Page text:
There was no red carpet and no televised interviews with famous fund managers. No one teared up giving an acceptance speech.

But the 2006 Lipper Fund Awards — and in fact any of the awards given out by the major research and data firms — should have left an impression on investors.

The Lipper Fund Awards, annual prizes first presented in 2003, reward "consistently strong risk-adjusted performance." What investors should be focused on with the Lipper prizes, as well as Morningstar's Fund Manager of the Year awards, is not the names of the winners but the method for choosing them.

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A ratings firm sticking its neck out to make a fund pick is as close as the data firms will ever come to saying "This is how we decide where we put our own cash." In each case, it's a process worth observing and learning from.

For example, Lipper hangs its hat on consistent performance.

Lipper's rating system has five broad criteria for measuring funds: total return, consistent return, preservation of capital, expenses and tax efficiency. But when it comes time to put the company's good name on the line, consistency rules the roost. Oversimplifying the rest of the process used for the awards, the four other criteria wind up being used to sort out which of the steady winners deserves the trophy.

"Most investors look at total return first — and sometimes it's all they look at," says Bill Sickles, senior research analyst for Lipper. "We think that consistent return really focuses in on risk. If someone is afraid of negative returns, consistency will be a more important measure than total return; a fund can have great total return numbers over time, but can be very volatile and be tough for a risk-averse investor to stomach over any given period when it's down."

For investors the lesson isn't "think consistent return" but rather to determine how to present their own awards to fund firms because that is precisely the prize that fund companies are vying for.

Typically when financial advisers and fund experts talk about selecting funds they start with personal goals and objectives.

That is the correct place to start, deciding what you want a fund to accomplish. But once you know that you're looking for a certain asset class for a specific reason — say an international fund to diversify your portfolio — the question boils down to "What specific characteristics do you value most?"

For example, Steven McKee, editor of the No-Load Mutual Fund Selection & Timing newsletter, uses a model that focuses on short-term performance. Effectively, he is looking to buy funds that rank in the top 5% of a peer group focused on assets that have been hot lately. He will sell the fund when it is no longer in the top 20% of the peer group.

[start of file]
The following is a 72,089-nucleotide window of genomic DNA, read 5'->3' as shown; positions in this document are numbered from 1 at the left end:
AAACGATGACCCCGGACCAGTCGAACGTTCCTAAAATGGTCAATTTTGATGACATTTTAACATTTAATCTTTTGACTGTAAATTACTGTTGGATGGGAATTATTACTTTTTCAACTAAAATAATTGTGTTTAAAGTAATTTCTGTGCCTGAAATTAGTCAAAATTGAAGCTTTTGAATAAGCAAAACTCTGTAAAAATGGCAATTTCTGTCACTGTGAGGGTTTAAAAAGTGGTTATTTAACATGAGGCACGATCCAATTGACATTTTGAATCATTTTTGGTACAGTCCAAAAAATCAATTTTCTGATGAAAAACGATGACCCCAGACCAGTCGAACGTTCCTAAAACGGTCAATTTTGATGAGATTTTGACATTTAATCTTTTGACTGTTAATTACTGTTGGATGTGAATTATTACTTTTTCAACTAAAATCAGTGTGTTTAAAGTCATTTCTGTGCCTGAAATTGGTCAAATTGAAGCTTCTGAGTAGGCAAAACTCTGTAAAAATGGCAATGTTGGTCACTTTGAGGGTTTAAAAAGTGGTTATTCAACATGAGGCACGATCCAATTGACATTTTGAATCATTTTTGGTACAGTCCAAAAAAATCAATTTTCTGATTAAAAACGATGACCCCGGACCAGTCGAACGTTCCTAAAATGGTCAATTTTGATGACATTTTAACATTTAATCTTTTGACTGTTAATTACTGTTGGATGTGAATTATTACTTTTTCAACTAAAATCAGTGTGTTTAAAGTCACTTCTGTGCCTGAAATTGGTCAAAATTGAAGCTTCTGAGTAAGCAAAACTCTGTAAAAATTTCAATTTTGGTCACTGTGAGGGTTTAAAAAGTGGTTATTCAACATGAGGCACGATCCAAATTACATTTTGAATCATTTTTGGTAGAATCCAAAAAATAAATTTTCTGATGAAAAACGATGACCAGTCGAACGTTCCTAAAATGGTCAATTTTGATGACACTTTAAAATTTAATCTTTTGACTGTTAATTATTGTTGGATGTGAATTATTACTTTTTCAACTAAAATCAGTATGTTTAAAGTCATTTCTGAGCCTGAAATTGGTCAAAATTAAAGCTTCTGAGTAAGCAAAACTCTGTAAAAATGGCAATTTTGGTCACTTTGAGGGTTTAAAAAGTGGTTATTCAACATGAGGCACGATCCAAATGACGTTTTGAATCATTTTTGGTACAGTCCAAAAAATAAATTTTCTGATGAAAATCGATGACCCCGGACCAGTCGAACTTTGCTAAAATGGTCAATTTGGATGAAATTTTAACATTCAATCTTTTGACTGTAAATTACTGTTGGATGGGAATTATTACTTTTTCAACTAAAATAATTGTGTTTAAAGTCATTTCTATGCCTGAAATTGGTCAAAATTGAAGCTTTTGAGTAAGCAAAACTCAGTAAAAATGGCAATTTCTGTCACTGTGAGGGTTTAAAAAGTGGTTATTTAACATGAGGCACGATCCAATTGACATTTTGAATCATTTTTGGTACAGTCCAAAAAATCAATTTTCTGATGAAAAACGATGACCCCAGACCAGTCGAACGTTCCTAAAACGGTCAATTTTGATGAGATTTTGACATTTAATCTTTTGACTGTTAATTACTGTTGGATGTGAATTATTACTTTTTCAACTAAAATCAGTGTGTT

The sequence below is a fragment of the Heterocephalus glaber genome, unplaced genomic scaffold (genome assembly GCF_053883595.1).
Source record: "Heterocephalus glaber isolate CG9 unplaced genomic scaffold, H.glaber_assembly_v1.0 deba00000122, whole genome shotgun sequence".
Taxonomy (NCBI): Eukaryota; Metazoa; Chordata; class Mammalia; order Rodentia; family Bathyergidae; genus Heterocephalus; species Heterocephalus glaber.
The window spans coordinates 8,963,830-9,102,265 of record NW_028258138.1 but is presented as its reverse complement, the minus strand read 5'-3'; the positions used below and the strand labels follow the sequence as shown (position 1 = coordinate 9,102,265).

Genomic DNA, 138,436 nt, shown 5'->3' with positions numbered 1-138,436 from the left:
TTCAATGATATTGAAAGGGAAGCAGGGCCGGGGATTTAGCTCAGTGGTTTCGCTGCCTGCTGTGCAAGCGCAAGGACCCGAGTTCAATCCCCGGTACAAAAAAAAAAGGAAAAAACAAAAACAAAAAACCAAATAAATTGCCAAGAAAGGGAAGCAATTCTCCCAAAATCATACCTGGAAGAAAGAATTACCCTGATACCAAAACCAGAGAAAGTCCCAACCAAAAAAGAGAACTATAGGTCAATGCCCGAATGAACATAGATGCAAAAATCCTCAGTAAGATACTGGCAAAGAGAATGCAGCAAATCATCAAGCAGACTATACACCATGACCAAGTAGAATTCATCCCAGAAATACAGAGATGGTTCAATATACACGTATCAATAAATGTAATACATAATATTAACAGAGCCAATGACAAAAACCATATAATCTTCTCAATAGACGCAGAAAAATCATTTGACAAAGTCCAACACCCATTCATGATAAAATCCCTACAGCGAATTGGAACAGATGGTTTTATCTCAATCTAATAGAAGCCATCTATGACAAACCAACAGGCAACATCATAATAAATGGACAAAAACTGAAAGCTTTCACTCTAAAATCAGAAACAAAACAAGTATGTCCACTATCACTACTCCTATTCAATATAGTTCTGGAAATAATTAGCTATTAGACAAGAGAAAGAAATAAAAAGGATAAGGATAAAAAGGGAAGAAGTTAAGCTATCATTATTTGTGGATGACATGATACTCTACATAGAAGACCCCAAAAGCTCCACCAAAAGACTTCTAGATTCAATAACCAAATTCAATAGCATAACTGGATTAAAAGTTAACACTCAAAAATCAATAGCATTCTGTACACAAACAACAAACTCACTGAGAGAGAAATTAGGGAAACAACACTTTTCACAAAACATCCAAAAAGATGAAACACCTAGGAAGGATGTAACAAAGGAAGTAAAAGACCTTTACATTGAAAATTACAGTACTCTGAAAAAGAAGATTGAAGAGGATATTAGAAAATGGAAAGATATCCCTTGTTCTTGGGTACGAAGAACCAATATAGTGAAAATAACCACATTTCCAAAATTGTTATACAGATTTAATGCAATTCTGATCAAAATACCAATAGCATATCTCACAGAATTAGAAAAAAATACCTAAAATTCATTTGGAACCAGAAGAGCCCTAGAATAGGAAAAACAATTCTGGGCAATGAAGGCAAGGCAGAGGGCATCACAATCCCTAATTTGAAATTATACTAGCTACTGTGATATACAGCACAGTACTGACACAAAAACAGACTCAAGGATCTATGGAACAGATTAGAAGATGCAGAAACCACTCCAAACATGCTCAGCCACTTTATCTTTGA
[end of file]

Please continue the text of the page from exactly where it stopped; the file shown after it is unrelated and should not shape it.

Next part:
Likewise, a consumer could easily use Lipper's data to choose funds by key elements. Many investors like to focus on total return and expenses, noting that low costs make it easier to generate big gains and that a fund with high marks in both of those areas has proven that to be true.

Some investors zero in on tax-efficiency, noting that big distributions can be a real drag on after-tax returns.

Investors need to decide which elements they value the most and then prioritize the other criteria. Too often they rely on stars, dollar signs or some other broad measure and they don't understand precisely how the ranking system works.

The nervous investor values preservation of capital first, while the buy-and-hold investor may, like Lipper, put a premium on consistency. The person who is interested in market-timing is looking at total return over short time periods.

The criteria may also change depending on the way the fund will be used. Tax efficiency isn't a factor in retirement accounts — where taxes are deferred — but might be a key consideration for someone looking to open a new taxable account.

Having a methodology like Lipper's (or McKee's) creates the confidence necessary to not only purchase an investment but stick with it. It also helps to show when it's time to exit.

Says Sickles: "Many people can say why they pick a fund, but they can't say what they actually are looking for. They say 'It won a Lipper award,' or 'It's a Lipper Leader in two categories' without actually thinking about whether those categories are the ones that really matter. ... All investors can have their own criteria."

So see if your current holdings win any awards from you. Examine the performance you've had and see if the fund represents the qualities you hold most dear.

If a fund doesn't deserve a walk up your personal red carpet, you may want to walk it right out of your portfolio.

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Copyright (c) 2006 MarketWatch, Inc.